Tax amnesty bill could raise millions for beleagured schools
A 60-day, tax-amnesty bill introduced today could bring $15 million in back taxes to the state, with much of the revenue going to back-fill cuts to K-12. In a year when partisan politics have made many bills a pipe dream on both sides of the aisle, sponsors said they think they have bipartisan support for the bill.
SB11-184, sponsored by Denver Democrats Rep. Mark Ferrandino and Sen. Pat Steadman, would provide taxpayers a window between Aug. 1 and Sept. 30 to pay back taxes–with all fees waived–and have the interest on delinquent payments cut in half. The funds raised from the program would go first to administer the program and put in place an accountability program that would produce an annual report quantifying the cost effectiveness of tax credits and sales tax exemptions provided by the state. After those programs are funded additional revenue would be placed in the Education Fund.
The bill is one of many proposals being brought forward by Senate Democrats after Senate President Brandon Shaffer asked them to look for a way to try and mitigate the large cuts proposed by Gov. John Hickenlooper to the state’s K-12 education system, among other programs. Many Republicans in the House have said that they are behind Hickenlooper’s approach to budgeting.
“This is something that we are doing to help mitigate and minimize the proposed cuts to the education system.” Steadman said. “It is something that I hope the Legislature will embrace.”
A similar tax amnesty was implemented in 2003, with estimates at the time that the measure would generate $4 million in revenue from those looking to put themselves square with the government–instead the amnesty yielded over $20 million.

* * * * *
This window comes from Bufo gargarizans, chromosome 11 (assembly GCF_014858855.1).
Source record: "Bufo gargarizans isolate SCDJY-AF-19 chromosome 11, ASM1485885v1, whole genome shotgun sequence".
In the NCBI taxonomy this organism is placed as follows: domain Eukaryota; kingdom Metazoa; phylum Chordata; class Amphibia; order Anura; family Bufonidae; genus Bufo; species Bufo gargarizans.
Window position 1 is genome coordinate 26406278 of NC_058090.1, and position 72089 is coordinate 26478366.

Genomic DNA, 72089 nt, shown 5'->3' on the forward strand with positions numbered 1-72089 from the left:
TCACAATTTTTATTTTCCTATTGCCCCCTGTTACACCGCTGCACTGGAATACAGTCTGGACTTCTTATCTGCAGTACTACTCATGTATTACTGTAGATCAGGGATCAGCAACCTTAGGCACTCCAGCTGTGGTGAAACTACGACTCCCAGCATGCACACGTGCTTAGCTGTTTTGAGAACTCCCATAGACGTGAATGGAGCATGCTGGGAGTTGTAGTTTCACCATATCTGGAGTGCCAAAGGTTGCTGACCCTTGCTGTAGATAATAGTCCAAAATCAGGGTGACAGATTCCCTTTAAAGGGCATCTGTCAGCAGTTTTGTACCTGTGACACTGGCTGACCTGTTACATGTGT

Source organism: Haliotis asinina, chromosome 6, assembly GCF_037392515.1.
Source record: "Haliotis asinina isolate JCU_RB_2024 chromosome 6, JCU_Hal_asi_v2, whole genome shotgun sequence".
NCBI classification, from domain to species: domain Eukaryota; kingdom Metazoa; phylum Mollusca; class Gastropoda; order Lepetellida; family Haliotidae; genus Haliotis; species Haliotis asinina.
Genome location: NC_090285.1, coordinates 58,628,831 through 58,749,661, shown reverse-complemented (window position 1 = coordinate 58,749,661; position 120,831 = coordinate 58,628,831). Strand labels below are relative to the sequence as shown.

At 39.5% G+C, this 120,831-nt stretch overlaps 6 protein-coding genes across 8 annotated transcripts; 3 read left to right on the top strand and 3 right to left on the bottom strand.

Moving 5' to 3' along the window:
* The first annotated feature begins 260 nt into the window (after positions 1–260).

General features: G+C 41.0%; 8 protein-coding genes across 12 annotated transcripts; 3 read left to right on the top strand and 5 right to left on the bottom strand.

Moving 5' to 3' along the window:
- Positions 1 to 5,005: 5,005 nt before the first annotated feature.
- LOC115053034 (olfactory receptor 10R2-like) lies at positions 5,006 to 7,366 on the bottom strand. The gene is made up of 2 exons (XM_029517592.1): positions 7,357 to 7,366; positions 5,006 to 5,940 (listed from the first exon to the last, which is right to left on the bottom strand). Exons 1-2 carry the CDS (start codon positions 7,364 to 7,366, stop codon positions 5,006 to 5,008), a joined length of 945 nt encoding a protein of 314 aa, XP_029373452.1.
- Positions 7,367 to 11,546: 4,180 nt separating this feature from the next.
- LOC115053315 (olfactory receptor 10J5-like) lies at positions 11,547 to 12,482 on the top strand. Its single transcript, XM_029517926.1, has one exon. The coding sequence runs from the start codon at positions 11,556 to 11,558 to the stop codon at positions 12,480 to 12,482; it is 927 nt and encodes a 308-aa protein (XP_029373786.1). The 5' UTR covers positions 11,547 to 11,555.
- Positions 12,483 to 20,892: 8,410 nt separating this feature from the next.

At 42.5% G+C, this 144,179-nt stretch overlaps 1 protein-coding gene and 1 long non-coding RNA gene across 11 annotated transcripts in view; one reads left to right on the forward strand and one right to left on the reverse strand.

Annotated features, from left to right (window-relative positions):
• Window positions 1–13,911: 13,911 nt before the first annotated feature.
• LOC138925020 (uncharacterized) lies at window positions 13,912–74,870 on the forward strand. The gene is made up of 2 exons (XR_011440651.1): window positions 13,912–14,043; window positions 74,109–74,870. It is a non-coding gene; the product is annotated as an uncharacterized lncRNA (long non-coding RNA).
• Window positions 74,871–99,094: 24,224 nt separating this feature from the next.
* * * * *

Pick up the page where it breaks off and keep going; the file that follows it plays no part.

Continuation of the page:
“A tax amnesty program for Colorado families and small businesses is a proven method for increasing state revenue. In this case we plan to use that revenue to help offset cuts to education,” said Ferrandino. “Additionally, our bill will bring transparency and shine sunlight on the $2 billion in annual state tax credits, deductions and exemptions. It’s a win-win measure that provides a boost for working Coloradans.”
The tax accountability portion of the bill essentially mirrors a bill by Ferrandino, recently killed in committee, that he said had bipartisan support. He said the bill died because of its fiscal note, a problem he said he has solved with the use of delinquent tax dollars to fund the other aspects of the bill.
The bill would allow companies and individuals to pay income taxes, sales taxes, severance taxes, excise taxes and others before they are audited by the state. The sponsors said this would save the state money in collection costs and save those who owe taxes.
Steadman said that members of the Joint Budget Committee have not yet taken a position on the bill.
“When you look at when there have been past tax amnesties and also across the country in different states there has been wide bipartisan support,” Ferrandino said. “I expect that this bill will get through with bipartisan support.”